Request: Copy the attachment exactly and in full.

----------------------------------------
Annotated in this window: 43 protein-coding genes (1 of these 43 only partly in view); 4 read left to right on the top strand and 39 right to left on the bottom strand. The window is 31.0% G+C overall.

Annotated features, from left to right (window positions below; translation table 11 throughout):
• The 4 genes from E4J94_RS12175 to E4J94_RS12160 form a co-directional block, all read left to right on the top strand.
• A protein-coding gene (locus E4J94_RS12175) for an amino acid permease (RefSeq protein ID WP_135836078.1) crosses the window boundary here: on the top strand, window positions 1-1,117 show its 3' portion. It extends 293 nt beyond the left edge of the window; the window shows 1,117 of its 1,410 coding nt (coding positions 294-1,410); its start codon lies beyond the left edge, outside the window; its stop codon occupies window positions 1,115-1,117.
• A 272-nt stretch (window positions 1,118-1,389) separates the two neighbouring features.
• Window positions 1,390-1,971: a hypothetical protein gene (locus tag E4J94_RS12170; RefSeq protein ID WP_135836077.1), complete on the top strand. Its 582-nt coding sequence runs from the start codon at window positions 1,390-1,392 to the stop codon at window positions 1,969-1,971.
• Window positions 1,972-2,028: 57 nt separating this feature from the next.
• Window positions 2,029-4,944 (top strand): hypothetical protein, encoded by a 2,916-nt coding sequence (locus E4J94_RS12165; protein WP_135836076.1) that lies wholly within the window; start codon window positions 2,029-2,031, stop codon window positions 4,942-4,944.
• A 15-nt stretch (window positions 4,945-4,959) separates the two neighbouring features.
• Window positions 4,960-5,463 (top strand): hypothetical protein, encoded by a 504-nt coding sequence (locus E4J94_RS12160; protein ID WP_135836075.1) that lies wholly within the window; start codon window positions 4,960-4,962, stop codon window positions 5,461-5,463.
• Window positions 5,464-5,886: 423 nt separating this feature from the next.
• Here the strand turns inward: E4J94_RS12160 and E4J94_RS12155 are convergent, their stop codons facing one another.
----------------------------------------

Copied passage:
Annotated in this window: 43 protein-coding genes (1 of these 43 only partly in view); 4 read left to right on the top strand and 39 right to left on the bottom strand. The window is 31.0% G+C overall.

Annotated features, from left to right (window positions below; translation table 11 throughout):
• The 4 genes from E4J94_RS12175 to E4J94_RS12160 form a co-directional block, all read left to right on the top strand.
• A protein-coding gene (locus E4J94_RS12175) for an amino acid permease (RefSeq protein ID WP_135836078.1) crosses the window boundary here: on the top strand, window positions 1-1,117 show its 3' portion. It extends 293 nt beyond the left edge of the window; the window shows 1,117 of its 1,410 coding nt (coding positions 294-1,410); its start codon lies beyond the left edge, outside the window; its stop codon occupies window positions 1,115-1,117.
• A 272-nt stretch (window positions 1,118-1,389) separates the two neighbouring features.
• Window positions 1,390-1,971: a hypothetical protein gene (locus tag E4J94_RS12170; RefSeq protein ID WP_135836077.1), complete on the top strand. Its 582-nt coding sequence runs from the start codon at window positions 1,390-1,392 to the stop codon at window positions 1,969-1,971.
• Window positions 1,972-2,028: 57 nt separating this feature from the next.
• Window positions 2,029-4,944 (top strand): hypothetical protein, encoded by a 2,916-nt coding sequence (locus E4J94_RS12165; protein WP_135836076.1) that lies wholly within the window; start codon window positions 2,029-2,031, stop codon window positions 4,942-4,944.
• A 15-nt stretch (window positions 4,945-4,959) separates the two neighbouring features.
• Window positions 4,960-5,463 (top strand): hypothetical protein, encoded by a 504-nt coding sequence (locus E4J94_RS12160; protein ID WP_135836075.1) that lies wholly within the window; start codon window positions 4,960-4,962, stop codon window positions 5,461-5,463.
• Window positions 5,464-5,886: 423 nt separating this feature from the next.
• Here the strand turns inward: E4J94_RS12160 and E4J94_RS12155 are convergent, their stop codons facing one another.